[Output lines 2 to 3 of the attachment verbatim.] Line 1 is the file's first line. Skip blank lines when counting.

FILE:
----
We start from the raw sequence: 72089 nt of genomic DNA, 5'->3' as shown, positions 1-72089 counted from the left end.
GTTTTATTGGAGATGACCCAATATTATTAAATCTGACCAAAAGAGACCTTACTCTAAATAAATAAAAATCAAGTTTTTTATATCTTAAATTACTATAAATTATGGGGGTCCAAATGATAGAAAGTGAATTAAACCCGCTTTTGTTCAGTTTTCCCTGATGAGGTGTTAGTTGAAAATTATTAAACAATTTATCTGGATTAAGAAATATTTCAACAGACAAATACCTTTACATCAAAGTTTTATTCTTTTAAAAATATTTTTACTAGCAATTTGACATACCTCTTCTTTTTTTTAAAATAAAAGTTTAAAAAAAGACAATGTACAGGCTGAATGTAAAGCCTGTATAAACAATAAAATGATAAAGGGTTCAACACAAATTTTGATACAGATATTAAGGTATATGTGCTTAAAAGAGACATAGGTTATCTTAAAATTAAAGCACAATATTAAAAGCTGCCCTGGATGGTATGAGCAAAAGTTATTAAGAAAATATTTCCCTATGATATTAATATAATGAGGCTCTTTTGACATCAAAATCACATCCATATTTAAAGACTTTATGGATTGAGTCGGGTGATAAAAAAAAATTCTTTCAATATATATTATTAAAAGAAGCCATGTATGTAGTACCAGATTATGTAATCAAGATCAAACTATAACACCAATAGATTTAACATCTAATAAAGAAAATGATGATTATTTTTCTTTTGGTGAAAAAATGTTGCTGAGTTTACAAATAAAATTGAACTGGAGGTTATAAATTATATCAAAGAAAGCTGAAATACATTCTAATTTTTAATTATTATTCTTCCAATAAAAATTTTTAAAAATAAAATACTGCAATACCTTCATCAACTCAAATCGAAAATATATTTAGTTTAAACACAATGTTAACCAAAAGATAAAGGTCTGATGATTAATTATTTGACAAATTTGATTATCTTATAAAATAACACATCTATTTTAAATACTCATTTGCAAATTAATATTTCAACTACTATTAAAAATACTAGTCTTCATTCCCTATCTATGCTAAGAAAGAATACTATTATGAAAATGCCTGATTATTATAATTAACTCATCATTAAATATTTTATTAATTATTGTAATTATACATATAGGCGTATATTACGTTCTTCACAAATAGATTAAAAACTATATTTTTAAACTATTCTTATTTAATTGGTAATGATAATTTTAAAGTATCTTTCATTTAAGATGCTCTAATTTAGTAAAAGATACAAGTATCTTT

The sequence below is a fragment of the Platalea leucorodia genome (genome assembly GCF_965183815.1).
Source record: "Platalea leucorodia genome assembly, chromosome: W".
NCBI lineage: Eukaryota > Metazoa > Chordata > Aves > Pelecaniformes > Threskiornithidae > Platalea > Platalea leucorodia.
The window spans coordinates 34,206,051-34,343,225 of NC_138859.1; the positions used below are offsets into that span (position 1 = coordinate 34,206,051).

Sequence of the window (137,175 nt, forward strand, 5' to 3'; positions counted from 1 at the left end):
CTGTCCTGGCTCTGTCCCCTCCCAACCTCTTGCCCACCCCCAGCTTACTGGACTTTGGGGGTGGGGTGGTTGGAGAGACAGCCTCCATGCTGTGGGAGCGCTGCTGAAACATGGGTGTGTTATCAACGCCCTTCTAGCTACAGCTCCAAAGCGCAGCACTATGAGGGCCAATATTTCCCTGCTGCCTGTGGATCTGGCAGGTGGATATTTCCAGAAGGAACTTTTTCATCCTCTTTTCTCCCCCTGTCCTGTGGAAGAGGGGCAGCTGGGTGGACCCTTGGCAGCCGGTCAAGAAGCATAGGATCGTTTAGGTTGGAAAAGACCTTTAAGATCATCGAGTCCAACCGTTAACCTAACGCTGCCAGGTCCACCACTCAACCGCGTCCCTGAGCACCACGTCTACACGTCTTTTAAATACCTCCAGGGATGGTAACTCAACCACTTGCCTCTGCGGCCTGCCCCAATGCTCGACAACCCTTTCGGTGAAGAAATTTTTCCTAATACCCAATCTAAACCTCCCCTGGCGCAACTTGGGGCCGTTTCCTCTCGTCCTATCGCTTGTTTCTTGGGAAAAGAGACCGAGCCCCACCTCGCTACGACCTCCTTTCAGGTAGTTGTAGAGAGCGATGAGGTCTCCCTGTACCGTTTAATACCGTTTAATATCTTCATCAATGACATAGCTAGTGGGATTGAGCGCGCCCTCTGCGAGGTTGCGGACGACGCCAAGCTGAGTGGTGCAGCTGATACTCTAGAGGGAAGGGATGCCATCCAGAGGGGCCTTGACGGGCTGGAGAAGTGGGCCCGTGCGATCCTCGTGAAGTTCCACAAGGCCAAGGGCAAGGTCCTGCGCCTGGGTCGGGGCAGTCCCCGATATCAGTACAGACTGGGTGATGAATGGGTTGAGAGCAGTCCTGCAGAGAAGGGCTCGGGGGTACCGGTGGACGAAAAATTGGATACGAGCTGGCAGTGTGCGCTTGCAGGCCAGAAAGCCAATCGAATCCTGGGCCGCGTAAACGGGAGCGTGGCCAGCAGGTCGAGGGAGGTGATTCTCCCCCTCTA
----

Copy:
GTTTTATTGGAGATGACCCAATATTATTAAATCTGACCAAAAGAGACCTTACTCTAAATAAATAAAAATCAAGTTTTTTATATCTTAAATTACTATAAATTATGGGGGTCCAAATGATAGAAAGTGAATTAAACCCGCTTTTGTTCAGTTTTCCCTGATGAGGTGTTAGTTGAAAATTATTAAACAATTTATCTGGATTAAGAAATATTTCAACAGACAAATACCTTTACATCAAAGTTTTATTCTTTTAAAAATATTTTTACTAGCAATTTGACATACCTCTTCTTTTTTTTAAAATAAAAGTTTAAAAAAAGACAATGTACAGGCTGAATGTAAAGCCTGTATAAACAATAAAATGATAAAGGGTTCAACACAAATTTTGATACAGATATTAAGGTATATGTGCTTAAAAGAGACATAGGTTATCTTAAAATTAAAGCACAATATTAAAAGCTGCCCTGGATGGTATGAGCAAAAGTTATTAAGAAAATATTTCCCTATGATATTAATATAATGAGGCTCTTTTGACATCAAAATCACATCCATATTTAAAGACTTTATGGATTGAGTCGGGTGATAAAAAAAAATTCTTTCAATATATATTATTAAAAGAAGCCATGTATGTAGTACCAGATTATGTAATCAAGATCAAACTATAACACCAATAGATTTAACATCTAATAAAGAAAATGATGATTATTTTTCTTTTGGTGAAAAAATGTTGCTGAGTTTACAAATAAAATTGAACTGGAGGTTATAAATTATATCAAAGAAAGCTGAAATACATTCTAATTTTTAATTATTATTCTTCCAATAAAAATTTTTAAAAATAAAATACTGCAATACCTTCATCAACTCAAATCGAAAATATATTTAGTTTAAACACAATGTTAACCAAAAGATAAAGGTCTGATGATTAATTATTTGACAAATTTGATTATCTTATAAAATAACACATCTATTTTAAATACTCATTTGCAAATTAATATTTCAACTACTATTAAAAATACTAGTCTTCATTCCCTATCTATGCTAAGAAAGAATACTATTATGAAAATGCCTGATTATTATAATTAACTCATCATTAAATATTTTATTAATTATTGTAATTATACATATAGGCGTATATTACGTTCTTCACAAATAGATTAAAAACTATATTTTTAAACTATTCTTATTTAATTGGTAATGATAATTTTAAAGTATCTTTCATTTAAGATGCTCTAATTTAGTAAAAGATACAAGTATCTTT

The sequence below is a fragment of the Platalea leucorodia genome (genome assembly GCF_965183815.1).